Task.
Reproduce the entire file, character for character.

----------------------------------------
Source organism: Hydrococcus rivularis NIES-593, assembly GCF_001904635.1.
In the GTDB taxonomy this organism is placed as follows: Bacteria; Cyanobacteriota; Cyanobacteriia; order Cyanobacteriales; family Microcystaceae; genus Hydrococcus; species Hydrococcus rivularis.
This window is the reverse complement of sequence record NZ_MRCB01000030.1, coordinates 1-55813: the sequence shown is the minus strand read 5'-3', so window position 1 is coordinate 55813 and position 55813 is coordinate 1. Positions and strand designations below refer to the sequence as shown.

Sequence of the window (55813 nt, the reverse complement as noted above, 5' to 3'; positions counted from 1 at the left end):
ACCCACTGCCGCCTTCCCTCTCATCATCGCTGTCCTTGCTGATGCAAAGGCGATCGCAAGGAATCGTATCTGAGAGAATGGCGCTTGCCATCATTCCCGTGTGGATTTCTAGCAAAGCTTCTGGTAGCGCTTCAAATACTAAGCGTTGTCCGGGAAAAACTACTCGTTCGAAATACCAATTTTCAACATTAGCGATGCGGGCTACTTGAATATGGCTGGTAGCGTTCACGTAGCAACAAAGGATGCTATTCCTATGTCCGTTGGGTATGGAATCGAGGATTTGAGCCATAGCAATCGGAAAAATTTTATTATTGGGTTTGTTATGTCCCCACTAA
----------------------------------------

Source organism: Hydrococcus rivularis NIES-593, assembly GCF_001904635.1.
In the GTDB taxonomy this organism is placed as follows: Bacteria; Cyanobacteriota; Cyanobacteriia; order Cyanobacteriales; family Microcystaceae; genus Hydrococcus; species Hydrococcus rivularis.
This window is the reverse complement of sequence record NZ_MRCB01000030.1, coordinates 1-55813: the sequence shown is the minus strand read 5'-3', so window position 1 is coordinate 55813 and position 55813 is coordinate 1. Positions and strand designations below refer to the sequence as shown.

Sequence of the window (55813 nt, the reverse complement as noted above, 5' to 3'; positions counted from 1 at the left end):
ACCCACTGCCGCCTTCCCTCTCATCATCGCTGTCCTTGCTGATGCAAAGGCGATCGCAAGGAATCGTATCTGAGAGAATGGCGCTTGCCATCATTCCCGTGTGGATTTCTAGCAAAGCTTCTGGTAGCGCTTCAAATACTAAGCGTTGTCCGGGAAAAACTACTCGTTCGAAATACCAATTTTCAACATTAGCGATGCGGGCTACTTGAATATGGCTGGTAGCGTTCACGTAGCAACAAAGGATGCTATTCCTATGTCCGTTGGGTATGGAATCGAGGATTTGAGCCATAGCAATCGGAAAAATTTTATTATTGGGTTTGTTATGTCCCCACTAA